Wednesday, September 26, 2007

Dairy Free Recipes

Courtesy of Vegetarian Times, click here for a delicious chilli recipe!

Sunday, September 23, 2007

Could a vegan diet help diabetics?

If you have visited the website of Physicians Committee for Responsible Medicine , you will know that Dr. Neal Barnard has studied the benefits of a vegan diet as it relates to diabetes. My brother-in-law was recently diagnosed with the disease at the beginning of the year. The diagnosis was only made after he became very ill and had to be hospitalized to get the condition under control. It has been several months since then. A couple of weekends back, I saw him at a family barbecue, which included the usual burgers, but also several colourful salads. I watched him as he injected himself with a dose of insulin before eating his meal and later asked him about this. He told me he takes approximately 4 injections a day around meals. Having known him to be a meat-eater for my history with the family (over 33 years) I did not talk to him about looking into changing his diet.
Other diabetics I know who take insulin injections, also seem to be of the mindset that it isn't what you eat that matters as long as you take your insulin. How difficult would it be, if I was in the shoes of a diabetic, to give up eating animal products if it would make a difference in how I felt and more importantly if it offered the option of getting off injections? I can only speculate that, yes I think I would give it a try if the evidence was credible.
Recently in the new publication Canadian Health & Lifestyle, a small piece on page 25 hints about the ongoing work (Eating raw may help diabetes). A study is following a group of diabetic people who for 30 days are eating a 100% vegan, organic, live and raw food diet. The objective is to reverse diabetes. Apparently, for those who completed the program (described as a roller coaster), the results were impressive. A feature film is slated for release in spring of 2008, but you can check out the website complete with trailer here. The preview seems pretty authentic - it is not easy for many people to give up meat, dairy, sugar, alcohol, etc. even if the trade-off is good health. Some of the participants dropped out because they believed it was just too tough to hang in (us humans have a way of doing just this.....believing our thoughts to be true!).
If you know of anyone who has diabetes, you might want to suggest they look into this approach.

Friday, September 21, 2007

Friday, September 14, 2007

Did you hear the story about....

A couple of weeks back, I stopped in to visit a local shop keeper who just happens to be in "production mode" (ie she's pregnant). She is a raw food vegan, so sometimes, we chat about that. Anyhow, she was relaying a conversation she had had with a co-worker and how she had reacted. The co-worker, who Jane (I've changed her name) says is an intelligent, educated woman, questioned her about whether or not she was going to breast feed her baby, given that she was a vegan and did not eat dairy products and given that human breast milk is also a mammalian milk. I found this story absolutely hilarious, it was so ridiculous. But later on as I began to think about what the woman had said, I saw a thread of logic. She built her case on the following: cows are mammals, humans are mammals, so if you are going to avoid one mammals milk then why not another? (I'm just trying to see it from her perspective.)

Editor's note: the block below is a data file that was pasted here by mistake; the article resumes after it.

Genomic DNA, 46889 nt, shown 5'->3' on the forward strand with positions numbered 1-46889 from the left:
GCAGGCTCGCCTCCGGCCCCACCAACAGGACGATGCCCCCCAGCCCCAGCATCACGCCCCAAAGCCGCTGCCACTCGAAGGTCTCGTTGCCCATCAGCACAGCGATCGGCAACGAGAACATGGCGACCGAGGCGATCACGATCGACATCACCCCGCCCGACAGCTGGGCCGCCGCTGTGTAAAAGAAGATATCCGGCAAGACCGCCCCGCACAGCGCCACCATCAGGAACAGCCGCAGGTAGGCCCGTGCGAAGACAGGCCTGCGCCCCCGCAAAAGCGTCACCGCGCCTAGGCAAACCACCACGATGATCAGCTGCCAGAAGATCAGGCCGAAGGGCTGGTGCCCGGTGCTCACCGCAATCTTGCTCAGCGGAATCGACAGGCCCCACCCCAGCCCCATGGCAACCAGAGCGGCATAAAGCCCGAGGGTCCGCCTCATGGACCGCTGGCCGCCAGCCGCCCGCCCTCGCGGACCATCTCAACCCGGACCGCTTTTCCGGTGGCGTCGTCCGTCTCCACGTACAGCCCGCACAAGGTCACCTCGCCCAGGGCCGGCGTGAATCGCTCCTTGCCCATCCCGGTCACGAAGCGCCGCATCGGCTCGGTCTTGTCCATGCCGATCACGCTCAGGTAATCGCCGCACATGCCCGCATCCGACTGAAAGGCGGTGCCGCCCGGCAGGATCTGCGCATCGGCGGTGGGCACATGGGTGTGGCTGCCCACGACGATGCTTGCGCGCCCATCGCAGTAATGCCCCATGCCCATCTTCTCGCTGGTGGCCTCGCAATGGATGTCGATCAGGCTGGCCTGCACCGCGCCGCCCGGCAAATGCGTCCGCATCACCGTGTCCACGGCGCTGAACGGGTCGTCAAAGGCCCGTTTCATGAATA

Well...I had to retell this story to my husband for a laugh and as he stated, "I think she's missing the point". One point (at least an obvious one) surrounding this topic is that humans are the only species that drink other animals milk (a species specific liquid produced for the sole purpose of nourishing offspring). What choice does a human baby, or any other "baby" in the animal world, have but to seek it's mother's milk? Only the human species has taken it upon themselves to interfere with this most perfect design by providing other substitutes for our own milk (infant formula and cow or goat milk for instance). Generally speaking, you don't see this happening in other species. (Yes, I know about the stories, with pictures even, of orphaned kittens being nursed by a lactating dog. ) Not to mention that other school of thought which questions why a human even needs milk, it's own mother's or any other mammal's, after the very earliest years. (As a mother who did nurse her children, I say "Thank goodness most of us our weaned to a cup in toddler hood".)
As a vegan, and I think I could say this for most other vegans, I am not avoiding "mammalian milk". I am avoiding milk so as not to support giant factory-farmed, profit-driven dairy industries which deny basic rights to the livestock in order to meet the enormous demand . Some vegans, eschew dairy products for other reasons (religious, dietary, health). But to think a "vegan" would deny her own baby, the milk that the body is producing, designed for optimal nutrition, because she avoids cow's milk, is ludicrous!
Of course, in reality, had I been the person confronted with this statement, I might have reacted as "Jane" did, rather stunned and taken aback. I chuckle to myself, as I am not usually quick on the draw and sometimes, when questioned about my dietary choices, have felt somewhat challenged and defensive (I call myself a former "angry vegan".) Fortunately, though I am feeling more confident and open to people's viewpoints and usually view it as interested curiousity. When words fail to come, then often, example is the best teacher. Hopefully, my lifestyle and demeanor can speak volumes.